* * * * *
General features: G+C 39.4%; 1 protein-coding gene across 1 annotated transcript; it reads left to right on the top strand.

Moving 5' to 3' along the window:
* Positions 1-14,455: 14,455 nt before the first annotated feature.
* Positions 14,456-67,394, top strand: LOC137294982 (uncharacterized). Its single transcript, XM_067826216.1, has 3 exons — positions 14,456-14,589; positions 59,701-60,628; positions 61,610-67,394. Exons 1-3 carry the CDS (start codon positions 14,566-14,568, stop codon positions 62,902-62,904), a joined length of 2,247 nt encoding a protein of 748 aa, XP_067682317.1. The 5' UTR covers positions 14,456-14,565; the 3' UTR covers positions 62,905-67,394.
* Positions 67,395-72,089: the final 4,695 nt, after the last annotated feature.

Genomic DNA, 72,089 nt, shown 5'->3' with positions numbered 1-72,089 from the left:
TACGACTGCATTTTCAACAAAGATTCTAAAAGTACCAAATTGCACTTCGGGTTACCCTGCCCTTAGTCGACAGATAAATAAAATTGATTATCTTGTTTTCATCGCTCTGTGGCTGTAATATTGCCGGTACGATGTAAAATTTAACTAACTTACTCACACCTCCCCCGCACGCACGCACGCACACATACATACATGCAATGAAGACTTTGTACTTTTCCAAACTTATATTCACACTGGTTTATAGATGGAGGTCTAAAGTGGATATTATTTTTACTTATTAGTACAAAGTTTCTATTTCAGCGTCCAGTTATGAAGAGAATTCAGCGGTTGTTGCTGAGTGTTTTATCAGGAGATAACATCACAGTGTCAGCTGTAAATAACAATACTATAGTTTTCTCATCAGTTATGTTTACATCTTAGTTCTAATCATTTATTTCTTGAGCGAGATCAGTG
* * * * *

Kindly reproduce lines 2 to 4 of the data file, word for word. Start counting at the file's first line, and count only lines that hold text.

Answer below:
Moving 5' to 3' along the window:
* Positions 1-14,455: 14,455 nt before the first annotated feature.
* Positions 14,456-67,394, top strand: LOC137294982 (uncharacterized). Its single transcript, XM_067826216.1, has 3 exons — positions 14,456-14,589; positions 59,701-60,628; positions 61,610-67,394. Exons 1-3 carry the CDS (start codon positions 14,566-14,568, stop codon positions 62,902-62,904), a joined length of 2,247 nt encoding a protein of 748 aa, XP_067682317.1. The 5' UTR covers positions 14,456-14,565; the 3' UTR covers positions 62,905-67,394.